I wish to need people less and to enjoy them more; to stand unsupported on my own two feet, if not at all times, then at least 90% of the time. That would be sweet.

Friday, February 3, 2012

Every now and then in my life these days I hit a wall of fear, that seems impossible to get through. An old painful memory from the past tries to convince me that I'm not strong enough to tackle a new obstacle, saying that "because I wasn't strong enough then, I won't be strong enough now."

But what choice do we have in this world, except to go through that wall? Stay stuck? Hell no. In my experience, the pain of that is way worse than the pain of facing the fear. I certainly have spent enough of my life staring at the wall, wishing that I had the drive and the courage that I perceived other people had...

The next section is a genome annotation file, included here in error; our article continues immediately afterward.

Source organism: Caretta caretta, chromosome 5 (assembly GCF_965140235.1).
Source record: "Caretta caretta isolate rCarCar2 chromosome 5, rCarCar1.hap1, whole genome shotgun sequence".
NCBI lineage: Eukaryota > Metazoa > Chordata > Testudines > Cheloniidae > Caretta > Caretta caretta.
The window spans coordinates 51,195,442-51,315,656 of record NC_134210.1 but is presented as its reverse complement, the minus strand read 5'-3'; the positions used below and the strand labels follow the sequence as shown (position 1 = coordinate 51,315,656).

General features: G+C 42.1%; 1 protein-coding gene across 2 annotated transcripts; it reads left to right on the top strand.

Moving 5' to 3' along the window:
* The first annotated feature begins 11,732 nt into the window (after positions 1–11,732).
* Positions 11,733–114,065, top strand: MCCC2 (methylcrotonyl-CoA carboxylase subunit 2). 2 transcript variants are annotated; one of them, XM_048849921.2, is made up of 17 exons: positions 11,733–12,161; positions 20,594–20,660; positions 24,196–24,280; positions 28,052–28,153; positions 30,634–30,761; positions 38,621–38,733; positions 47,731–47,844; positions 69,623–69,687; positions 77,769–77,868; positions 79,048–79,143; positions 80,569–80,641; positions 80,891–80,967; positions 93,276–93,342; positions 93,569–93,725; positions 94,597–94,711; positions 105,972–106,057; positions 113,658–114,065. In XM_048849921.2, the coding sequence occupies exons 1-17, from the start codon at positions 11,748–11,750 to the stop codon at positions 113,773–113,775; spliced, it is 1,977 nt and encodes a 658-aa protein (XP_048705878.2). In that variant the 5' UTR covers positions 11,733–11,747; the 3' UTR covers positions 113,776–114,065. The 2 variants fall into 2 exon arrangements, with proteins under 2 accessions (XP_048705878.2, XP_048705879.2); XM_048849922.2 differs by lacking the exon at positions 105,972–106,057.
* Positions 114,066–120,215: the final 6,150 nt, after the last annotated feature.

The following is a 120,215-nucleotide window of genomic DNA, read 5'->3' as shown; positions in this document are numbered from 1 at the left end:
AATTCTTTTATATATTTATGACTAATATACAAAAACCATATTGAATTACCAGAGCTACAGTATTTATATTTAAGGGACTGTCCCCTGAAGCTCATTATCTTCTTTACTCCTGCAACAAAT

Right now I'm facing one of my thickest walls of fear, as this one's been accumulating girth for many years. A place of repeated injury... And yet I know, having passed through similar walls before, that this is not an impossible task. You take one step, then another--fearfully yet bravely until you get to the other side. It's ok to feel long as you do it anyway. I'm gonna frickin' do it anyway.

I love Mark Twain.

"Do the thing you fear most and the death of fear is certain."
- Mark Twain